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1 Brexit thing: Second referendum looks more likely than ever

Anti-Brexit campaigners outside the Houses of Parliament. Photo: Oli Scarff/AFP/Getty Images

Prime Minister Theresa May’s historic defeat in the House of Commons yesterday has emboldened those in Westminster and around the country who argue a second referendum is needed to decide whether the U.K. goes ahead with Brexit or reverses course.

The big picture: A second referendum now looks at least as likely as the other scenarios: a tweaked version of May’s deal, a softer Brexit, a “no deal” exit or a general election.

  • The Economist Intelligence Unit put the likelihood of a second referendum at 30% in a new report, and that was before the Brexit deal May struck with the European Union was defeated by the largest margin in modern British political history.

The backstory: “Leave” beat “Remain” by a 52-48 margin in June, 2016. The major parties all said they’d respect the results and move ahead with Brexit. However, they never agreed on what form Brexit would take.

  • May argues that reversing course now would betray the will of the people and erode trust in politics for a generation. But some, including European Council President Donald Tusk, argue a second referendum is the only remaining course of action that makes any sense.
  • Tusk tweeted: “If a deal is impossible, and no one wants no deal, then who will finally have the courage to say what the only positive solution is?”

The catch: Just about every aspect of Brexit is far more complicated than it seems, and that’s also true of a second referendum.

The question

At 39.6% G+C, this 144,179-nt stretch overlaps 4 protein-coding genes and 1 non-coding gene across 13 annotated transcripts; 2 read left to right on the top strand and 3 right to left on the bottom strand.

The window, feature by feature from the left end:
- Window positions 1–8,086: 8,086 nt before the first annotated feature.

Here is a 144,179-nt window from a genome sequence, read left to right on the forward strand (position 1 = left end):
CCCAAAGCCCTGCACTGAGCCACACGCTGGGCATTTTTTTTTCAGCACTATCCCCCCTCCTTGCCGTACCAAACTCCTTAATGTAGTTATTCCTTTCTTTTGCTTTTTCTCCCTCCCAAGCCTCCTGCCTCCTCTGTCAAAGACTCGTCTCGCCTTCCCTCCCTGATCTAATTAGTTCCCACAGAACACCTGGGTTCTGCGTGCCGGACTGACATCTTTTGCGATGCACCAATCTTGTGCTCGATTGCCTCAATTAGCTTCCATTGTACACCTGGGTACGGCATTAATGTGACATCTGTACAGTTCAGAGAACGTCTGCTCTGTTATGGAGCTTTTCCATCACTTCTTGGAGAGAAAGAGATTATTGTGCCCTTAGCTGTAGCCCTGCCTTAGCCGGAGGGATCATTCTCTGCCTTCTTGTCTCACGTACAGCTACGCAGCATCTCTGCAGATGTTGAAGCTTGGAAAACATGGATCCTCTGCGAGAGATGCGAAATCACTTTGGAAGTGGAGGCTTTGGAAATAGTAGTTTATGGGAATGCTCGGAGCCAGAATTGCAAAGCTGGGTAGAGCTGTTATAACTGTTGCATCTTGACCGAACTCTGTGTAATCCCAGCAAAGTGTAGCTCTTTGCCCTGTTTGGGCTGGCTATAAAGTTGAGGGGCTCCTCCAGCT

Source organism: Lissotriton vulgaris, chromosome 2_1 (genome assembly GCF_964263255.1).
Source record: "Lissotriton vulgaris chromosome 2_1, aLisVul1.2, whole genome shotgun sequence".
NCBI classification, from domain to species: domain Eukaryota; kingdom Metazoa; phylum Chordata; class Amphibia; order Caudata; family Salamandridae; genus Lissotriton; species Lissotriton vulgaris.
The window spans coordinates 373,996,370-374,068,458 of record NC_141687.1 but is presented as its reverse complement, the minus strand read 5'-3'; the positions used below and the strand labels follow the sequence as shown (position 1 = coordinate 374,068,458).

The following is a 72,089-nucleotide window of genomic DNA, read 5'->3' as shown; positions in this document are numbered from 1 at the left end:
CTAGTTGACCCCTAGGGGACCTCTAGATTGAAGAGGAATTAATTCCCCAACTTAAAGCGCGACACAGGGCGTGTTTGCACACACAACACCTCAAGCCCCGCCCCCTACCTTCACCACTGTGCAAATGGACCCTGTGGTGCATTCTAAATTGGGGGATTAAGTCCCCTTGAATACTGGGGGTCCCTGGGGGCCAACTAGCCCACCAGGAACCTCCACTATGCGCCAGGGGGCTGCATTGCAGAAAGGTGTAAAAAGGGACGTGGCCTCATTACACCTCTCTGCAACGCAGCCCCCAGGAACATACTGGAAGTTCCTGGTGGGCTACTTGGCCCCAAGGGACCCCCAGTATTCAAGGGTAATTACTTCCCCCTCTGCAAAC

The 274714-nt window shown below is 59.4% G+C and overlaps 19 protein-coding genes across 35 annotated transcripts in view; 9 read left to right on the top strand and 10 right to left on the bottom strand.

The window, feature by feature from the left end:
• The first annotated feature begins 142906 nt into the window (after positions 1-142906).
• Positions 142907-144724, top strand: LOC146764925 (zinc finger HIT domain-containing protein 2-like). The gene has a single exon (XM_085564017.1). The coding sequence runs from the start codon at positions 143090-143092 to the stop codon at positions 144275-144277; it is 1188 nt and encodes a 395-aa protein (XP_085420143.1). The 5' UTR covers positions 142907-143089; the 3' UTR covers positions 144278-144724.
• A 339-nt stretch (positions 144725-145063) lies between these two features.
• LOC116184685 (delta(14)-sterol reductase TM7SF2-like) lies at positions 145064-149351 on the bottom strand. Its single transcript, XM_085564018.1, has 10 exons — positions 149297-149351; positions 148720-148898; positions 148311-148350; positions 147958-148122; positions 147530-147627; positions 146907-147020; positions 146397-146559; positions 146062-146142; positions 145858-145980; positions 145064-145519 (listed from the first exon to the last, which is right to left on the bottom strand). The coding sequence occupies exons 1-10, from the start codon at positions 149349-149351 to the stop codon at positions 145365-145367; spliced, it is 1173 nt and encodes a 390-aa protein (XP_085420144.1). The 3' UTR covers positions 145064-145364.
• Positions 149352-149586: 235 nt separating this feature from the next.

Parliament would have to approve the idea, and would also have to sign off on the question posed to voters. That’s particularly tricky here, because there are three broad options: leave with May’s deal, leave with no deal (the preferred choice for hardline Brexiteers), or remain in the EU.

  • Simply offering those three choices “would split the Leave vote into two camps whilst handing Remain a huge advantage,” the Telegraph’s Harry Yorke points out.
  • Instead, voters would likely have to be asked to rank their first and second choices, or whether they’d prefer no deal or May’s deal in the event that Leave beats out Remain.

The timing

Brexit Day, March 29, is fast approaching. In order to hold a second referendum, the U.K. would have to extend or revoke the “Article 50” provision that put Brexit into motion.

  • “A fair estimate is that the whole process would take a minimum of 21 weeks, but this would be much shorter than other recent referendums,” the Institute for Government notes.

The controversy

The objections to a second referendum from pro-Brexit Members of Parliament and activists are fierce. They claim the elites are out to undermine democracy because they didn’t like the people’s decision.

  • May is also firmly against it. She has said the people of the U.K. gave their leaders a “solemn responsibility to deliver Brexit,” and not doing so isn’t an option.
  • Remain now leads Leave by a 46 to 39 margin (or 54-46 once undecideds are removed) according to a YouGov poll released earlier this month.
  • But one scenario that’s been raised is the possibility that Remain defeats Leave this time around, but by a margin that’s similar to or smaller than Leave’s victory in 2016. What then?

The bottom line: There have only been three nationwide referendums in U.K. political history. Another referendum on Brexit has never been the likeliest course. But it has also never looked as likely as it does now.

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